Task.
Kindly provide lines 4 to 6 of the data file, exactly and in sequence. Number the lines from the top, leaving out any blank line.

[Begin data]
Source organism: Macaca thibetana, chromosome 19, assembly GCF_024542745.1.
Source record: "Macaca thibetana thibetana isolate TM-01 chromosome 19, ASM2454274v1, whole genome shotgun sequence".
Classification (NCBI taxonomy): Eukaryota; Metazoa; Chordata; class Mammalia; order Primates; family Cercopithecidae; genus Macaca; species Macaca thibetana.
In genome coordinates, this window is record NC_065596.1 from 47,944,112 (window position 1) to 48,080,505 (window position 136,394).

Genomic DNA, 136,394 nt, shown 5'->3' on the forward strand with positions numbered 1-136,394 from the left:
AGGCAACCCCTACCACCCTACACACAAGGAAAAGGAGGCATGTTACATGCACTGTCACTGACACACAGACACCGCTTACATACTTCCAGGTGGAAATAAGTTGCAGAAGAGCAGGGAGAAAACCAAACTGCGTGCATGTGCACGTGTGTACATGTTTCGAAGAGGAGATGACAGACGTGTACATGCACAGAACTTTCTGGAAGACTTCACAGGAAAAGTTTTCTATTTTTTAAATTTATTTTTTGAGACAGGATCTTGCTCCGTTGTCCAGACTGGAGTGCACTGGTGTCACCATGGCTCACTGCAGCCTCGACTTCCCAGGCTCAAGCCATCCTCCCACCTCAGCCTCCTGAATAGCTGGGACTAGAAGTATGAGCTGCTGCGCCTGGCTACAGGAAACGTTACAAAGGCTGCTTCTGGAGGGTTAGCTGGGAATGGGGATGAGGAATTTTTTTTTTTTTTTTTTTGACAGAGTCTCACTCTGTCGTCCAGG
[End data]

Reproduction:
In genome coordinates, this window is record NC_065596.1 from 47,944,112 (window position 1) to 48,080,505 (window position 136,394).

Genomic DNA, 136,394 nt, shown 5'->3' on the forward strand with positions numbered 1-136,394 from the left:
AGGCAACCCCTACCACCCTACACACAAGGAAAAGGAGGCATGTTACATGCACTGTCACTGACACACAGACACCGCTTACATACTTCCAGGTGGAAATAAGTTGCAGAAGAGCAGGGAGAAAACCAAACTGCGTGCATGTGCACGTGTGTACATGTTTCGAAGAGGAGATGACAGACGTGTACATGCACAGAACTTTCTGGAAGACTTCACAGGAAAAGTTTTCTATTTTTTAAATTTATTTTTTGAGACAGGATCTTGCTCCGTTGTCCAGACTGGAGTGCACTGGTGTCACCATGGCTCACTGCAGCCTCGACTTCCCAGGCTCAAGCCATCCTCCCACCTCAGCCTCCTGAATAGCTGGGACTAGAAGTATGAGCTGCTGCGCCTGGCTACAGGAAACGTTACAAAGGCTGCTTCTGGAGGGTTAGCTGGGAATGGGGATGAGGAATTTTTTTTTTTTTTTTTTTGACAGAGTCTCACTCTGTCGTCCAGG